Matthew Munson: Passions and challenges

Matthew and Bryan

First things first, a thank you; I had a few lovely messages wishing me a happy birthday last weekend. I’m now 42, since you asked (or even if you didn’t); Bryan takes great pleasure in pointing out just how much grey hair I now have, even with my shaved head. Children see your greatest flaws, don’t they? Anyway, ta very much for being so nice.

I wanted to talk about passions this week – and when I say passions, I mean it in the cleanest possible sense. I made it a vow, when I first became a dad four years ago, that I would help Bryan find his direction in life – even if that direction changed many times throughout his life.

Because that’s important; we sometimes try and tie down one or two interests when we’re in our teens and think we have to stick with them throughout the entirety of our lives. I didn’t know what I wanted to be when I was 18; I didn’t realise “full-time writer” was a profession someone like me could pursue. It seemed like something that happened to “other people”, people who were far more successful and interesting than me. Even when I had my books published, I wasn’t able to move into writing full-time – most writers don’t, of course.

But I also realised that I had other passions as well, which took me time to discover; in my thirties, I discovered marathons (I once did four in a year!) and spent seven years in a job I really enjoyed at three local councils. I then realised – slowly – that I wanted to become a dad, and raising a son is another passion; he’s someone I love with all of my heart, and I’m so fortunate to be in his life.

So I wanted to help Bryan find his passions,; lockdowns got in the way, but it also helped Bryan discover his creative side – he began to see that he was a good storyteller and artist, and could use his imagination to develop his creativity. But when lockdowns ended, and he chose to try a couple of dance classes at a local dance school, his eyes really opened, and that’s when his skills really developed – he is now preparing for a show, which is the subject of many discussions and a lot of hours of practice. From my point of view, as his dad, it’s my job to support him and help him feel more confident to push himself.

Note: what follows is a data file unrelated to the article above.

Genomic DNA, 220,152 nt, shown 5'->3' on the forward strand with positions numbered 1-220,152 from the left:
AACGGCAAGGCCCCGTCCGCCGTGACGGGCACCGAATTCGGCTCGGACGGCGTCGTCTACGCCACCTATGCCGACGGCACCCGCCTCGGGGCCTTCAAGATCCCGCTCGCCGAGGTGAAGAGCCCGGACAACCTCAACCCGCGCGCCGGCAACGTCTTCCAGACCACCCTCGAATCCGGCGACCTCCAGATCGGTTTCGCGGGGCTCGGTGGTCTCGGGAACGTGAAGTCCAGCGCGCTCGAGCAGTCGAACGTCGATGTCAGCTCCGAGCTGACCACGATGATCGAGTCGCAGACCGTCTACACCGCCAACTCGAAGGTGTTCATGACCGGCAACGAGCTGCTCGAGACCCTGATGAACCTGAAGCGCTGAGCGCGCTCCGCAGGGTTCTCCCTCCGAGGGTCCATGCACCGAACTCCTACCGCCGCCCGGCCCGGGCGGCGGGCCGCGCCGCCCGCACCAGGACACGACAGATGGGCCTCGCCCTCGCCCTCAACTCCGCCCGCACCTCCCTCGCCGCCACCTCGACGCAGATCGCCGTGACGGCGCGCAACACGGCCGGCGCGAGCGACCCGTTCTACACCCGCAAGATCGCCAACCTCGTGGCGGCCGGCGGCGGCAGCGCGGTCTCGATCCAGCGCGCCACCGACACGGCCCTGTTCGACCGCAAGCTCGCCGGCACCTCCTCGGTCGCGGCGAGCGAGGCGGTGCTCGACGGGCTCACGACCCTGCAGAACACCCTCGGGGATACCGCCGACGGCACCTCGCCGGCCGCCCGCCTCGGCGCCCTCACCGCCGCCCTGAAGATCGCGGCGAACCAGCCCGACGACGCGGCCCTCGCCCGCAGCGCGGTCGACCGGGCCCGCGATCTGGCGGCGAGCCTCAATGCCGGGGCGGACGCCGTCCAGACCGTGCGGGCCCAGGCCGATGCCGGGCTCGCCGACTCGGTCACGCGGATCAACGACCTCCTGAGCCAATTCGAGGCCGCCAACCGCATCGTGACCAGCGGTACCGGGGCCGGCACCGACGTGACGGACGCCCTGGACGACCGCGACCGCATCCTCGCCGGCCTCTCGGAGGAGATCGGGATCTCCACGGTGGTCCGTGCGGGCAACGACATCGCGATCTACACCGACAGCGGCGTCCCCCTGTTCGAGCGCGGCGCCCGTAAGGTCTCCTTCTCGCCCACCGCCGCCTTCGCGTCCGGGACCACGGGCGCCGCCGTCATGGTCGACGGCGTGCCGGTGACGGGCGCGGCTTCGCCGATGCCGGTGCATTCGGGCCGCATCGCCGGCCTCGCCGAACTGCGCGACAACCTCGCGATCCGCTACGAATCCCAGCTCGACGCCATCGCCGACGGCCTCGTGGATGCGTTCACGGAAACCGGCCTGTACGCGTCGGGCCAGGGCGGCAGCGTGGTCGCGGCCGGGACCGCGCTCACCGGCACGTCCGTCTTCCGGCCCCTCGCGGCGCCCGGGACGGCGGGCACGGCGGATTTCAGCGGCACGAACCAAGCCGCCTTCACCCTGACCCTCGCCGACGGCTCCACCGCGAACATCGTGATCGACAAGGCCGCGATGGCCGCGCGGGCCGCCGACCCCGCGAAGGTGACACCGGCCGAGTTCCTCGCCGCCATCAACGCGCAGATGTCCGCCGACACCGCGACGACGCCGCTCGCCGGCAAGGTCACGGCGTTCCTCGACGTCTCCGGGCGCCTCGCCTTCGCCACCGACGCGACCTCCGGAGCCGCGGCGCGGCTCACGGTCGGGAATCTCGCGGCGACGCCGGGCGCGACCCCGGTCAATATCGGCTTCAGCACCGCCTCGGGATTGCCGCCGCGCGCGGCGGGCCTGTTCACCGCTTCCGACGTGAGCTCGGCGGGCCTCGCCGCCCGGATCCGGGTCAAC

He won’t mind me saying that he wants to be a dancer when he’s older. It’s an admirable ambition, and one I hope he achieves; it’s a hard world to get into, but if he’s ambitious, then he should go for it full speed ahead. I’m also teaching him that, if he changes his mind when he’s older, that’s okay too. He doesn’t even necessarily have to change his mind with another ambition to aim towards; he can try different things until he finds the thing he likes.

For me, that’s why I’m starting university this September; I don’t know where it will take me precisely, especially as it’s going to take six years to complete, but when I was 18, I had no idea I’d be a single dad at 42. Life has a funny way of introducing you to interesting twists and turns; one thing sometimes leads to something else without you ever expecting that to be the case. I’m doing this because I’m ambitious for my future. I’m only 42; I want to live to a ripe old age, and to have filled it with a lot of interesting and exciting things. I’ve made mistakes in my life, like we all have – taking jobs that weren’t right, making a choice that you later look back on and thinking, “What the hell was I thinking?” – but I want to embrace the future as well.

I also want my son to see that you’re never too old to adjust your direction in life; what’s the next big challenge in my life? I don’t need one single job in my life to keep me fulfilled; I need to be willing to try new things and take risks every now and then.

1 Comment

  1. Good luck with the course and writing. Bryan can be whatever he wants to be. He just has to put his mind to it and work hard. I wish both him and you all the best in whatever life throws at you.

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